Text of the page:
Charles E. Burchfield (1893-1967), Sun Setting in a Bank of Smoke, 1917; Watercolor on paper, 21 1/2 x 17 1/2 inches; Image courtesy of DC Moore Gallery
Charles E. Burchfield, Journals, September 10, 1914
Monday, September 10, 2018
Heavy frost. Roofs white. Brilliant sun’s rays plunging swiftly thru (sic) the cold-laden air shattered the frost to dust, some of which floated aimlessly around in a scummy haze and some of which condensed on grass blades in sparkling frost dew.
One imagines he never inhaled such air or sunshine.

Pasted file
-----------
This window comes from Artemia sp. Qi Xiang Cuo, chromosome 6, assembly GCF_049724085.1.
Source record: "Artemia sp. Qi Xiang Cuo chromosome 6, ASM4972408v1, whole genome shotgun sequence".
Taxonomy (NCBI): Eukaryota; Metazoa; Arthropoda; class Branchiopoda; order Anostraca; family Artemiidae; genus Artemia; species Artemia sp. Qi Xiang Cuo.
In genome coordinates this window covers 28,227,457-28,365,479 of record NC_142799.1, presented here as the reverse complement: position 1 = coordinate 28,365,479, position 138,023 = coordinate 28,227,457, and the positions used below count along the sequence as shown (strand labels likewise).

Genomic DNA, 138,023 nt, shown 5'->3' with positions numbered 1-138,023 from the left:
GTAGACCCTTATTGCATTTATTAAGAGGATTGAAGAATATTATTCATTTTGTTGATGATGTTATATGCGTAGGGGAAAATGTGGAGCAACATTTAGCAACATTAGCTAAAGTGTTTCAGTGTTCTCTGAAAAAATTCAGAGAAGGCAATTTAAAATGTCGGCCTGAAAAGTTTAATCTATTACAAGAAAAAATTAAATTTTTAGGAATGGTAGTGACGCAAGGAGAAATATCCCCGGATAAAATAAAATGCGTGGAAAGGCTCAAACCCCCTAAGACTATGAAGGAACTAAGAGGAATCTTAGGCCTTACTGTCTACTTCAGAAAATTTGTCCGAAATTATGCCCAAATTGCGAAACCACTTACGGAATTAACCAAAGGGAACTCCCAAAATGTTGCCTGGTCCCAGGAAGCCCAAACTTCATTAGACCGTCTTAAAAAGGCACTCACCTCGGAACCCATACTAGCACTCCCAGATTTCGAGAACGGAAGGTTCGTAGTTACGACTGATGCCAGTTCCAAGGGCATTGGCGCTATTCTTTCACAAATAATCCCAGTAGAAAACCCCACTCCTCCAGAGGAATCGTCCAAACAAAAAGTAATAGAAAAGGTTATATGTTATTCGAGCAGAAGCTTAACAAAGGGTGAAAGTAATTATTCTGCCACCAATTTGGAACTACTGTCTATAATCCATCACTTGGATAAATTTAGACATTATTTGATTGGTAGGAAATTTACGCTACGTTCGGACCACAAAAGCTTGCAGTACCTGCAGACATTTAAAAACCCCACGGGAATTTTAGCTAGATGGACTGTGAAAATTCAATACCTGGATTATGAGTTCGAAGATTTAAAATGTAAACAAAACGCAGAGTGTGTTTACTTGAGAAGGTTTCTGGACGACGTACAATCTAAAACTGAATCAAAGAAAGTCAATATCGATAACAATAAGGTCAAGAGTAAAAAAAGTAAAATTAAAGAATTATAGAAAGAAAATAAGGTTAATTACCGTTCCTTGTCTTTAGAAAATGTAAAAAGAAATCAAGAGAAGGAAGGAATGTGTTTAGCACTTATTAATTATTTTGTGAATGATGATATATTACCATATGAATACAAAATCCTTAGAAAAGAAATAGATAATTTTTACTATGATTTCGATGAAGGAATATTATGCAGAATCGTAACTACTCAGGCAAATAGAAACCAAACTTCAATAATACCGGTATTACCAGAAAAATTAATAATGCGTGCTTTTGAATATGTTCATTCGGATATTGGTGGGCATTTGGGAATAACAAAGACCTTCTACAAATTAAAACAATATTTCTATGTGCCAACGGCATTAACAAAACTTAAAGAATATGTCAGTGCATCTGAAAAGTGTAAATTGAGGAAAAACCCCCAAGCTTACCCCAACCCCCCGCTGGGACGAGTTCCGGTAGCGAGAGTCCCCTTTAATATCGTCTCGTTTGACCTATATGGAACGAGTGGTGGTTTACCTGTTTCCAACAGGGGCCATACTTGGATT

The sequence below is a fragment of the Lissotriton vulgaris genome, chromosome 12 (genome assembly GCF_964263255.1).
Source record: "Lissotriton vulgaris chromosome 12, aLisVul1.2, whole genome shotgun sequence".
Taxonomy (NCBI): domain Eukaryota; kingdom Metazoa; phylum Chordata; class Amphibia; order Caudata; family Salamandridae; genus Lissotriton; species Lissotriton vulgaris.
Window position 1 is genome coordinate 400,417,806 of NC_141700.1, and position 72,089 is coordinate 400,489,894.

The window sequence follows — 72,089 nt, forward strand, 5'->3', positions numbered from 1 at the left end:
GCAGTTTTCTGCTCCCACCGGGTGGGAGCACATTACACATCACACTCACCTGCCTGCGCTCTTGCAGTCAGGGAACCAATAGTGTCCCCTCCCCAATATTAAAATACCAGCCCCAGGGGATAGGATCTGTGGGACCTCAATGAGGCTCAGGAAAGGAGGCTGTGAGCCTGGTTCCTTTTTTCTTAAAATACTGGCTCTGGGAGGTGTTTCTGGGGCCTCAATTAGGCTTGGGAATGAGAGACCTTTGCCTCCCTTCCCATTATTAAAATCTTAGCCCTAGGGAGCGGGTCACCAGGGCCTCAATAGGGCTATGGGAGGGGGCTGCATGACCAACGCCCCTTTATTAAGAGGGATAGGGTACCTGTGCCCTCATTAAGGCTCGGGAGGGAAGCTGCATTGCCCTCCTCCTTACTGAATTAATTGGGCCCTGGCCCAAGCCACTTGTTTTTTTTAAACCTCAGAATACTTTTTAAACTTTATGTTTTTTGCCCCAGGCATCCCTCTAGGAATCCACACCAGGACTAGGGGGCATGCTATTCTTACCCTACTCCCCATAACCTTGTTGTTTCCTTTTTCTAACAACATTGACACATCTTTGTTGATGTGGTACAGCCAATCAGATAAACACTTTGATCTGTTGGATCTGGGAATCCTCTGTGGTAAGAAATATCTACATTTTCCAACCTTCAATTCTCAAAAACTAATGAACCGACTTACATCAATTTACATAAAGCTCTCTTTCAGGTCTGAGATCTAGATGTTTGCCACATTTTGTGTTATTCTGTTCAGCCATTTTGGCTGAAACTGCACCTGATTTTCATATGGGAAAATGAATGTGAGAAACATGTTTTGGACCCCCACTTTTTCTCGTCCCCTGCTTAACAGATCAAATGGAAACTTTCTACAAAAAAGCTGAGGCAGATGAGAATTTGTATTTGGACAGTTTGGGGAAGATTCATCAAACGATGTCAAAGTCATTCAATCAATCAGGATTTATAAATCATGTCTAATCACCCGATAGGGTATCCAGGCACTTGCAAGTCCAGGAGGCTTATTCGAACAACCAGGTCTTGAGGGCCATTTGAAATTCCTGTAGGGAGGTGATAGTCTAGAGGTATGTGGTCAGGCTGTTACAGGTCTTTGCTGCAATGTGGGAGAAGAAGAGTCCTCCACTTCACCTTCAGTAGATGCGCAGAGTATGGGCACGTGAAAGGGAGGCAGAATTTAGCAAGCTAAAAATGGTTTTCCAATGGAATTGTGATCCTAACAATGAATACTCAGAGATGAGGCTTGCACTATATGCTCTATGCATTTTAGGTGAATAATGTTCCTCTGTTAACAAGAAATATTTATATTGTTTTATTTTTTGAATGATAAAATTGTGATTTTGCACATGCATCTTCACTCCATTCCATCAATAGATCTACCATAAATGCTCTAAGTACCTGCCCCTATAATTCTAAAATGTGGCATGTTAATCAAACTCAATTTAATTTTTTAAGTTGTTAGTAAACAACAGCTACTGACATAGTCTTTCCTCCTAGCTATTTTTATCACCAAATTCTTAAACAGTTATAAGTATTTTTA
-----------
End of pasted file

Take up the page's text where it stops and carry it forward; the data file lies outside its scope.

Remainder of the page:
Wet spots on a tar-roof a deep but brilliant blue.
Sky pale & whispy.
Mists at horizon. Sun whitened houses looking eastward. Sunsaturated smoke hovers lazily around.
Noonwards & afternoon sky becomes smeary white & hazy. Sunlight dim. Tinny “cheweenp” of goldfinches fill the air.
Sky grows darker towards evening. Sounds prolonged. White smoke pushes slowly & with difficulty straight up thru (sic) the heavy air. Having attained a certain height snaps off shorts & travels westward. It is very quiet. The summer is over when rain comes in this fashion.
Sky vaguely dappled, at first I thought it plain. A train-whistle echoing & re-echoing thru (sic) the elastic rainy air, followed by a roar of wheels & tracks.
Charles E Burchfield, Sept 10, 1914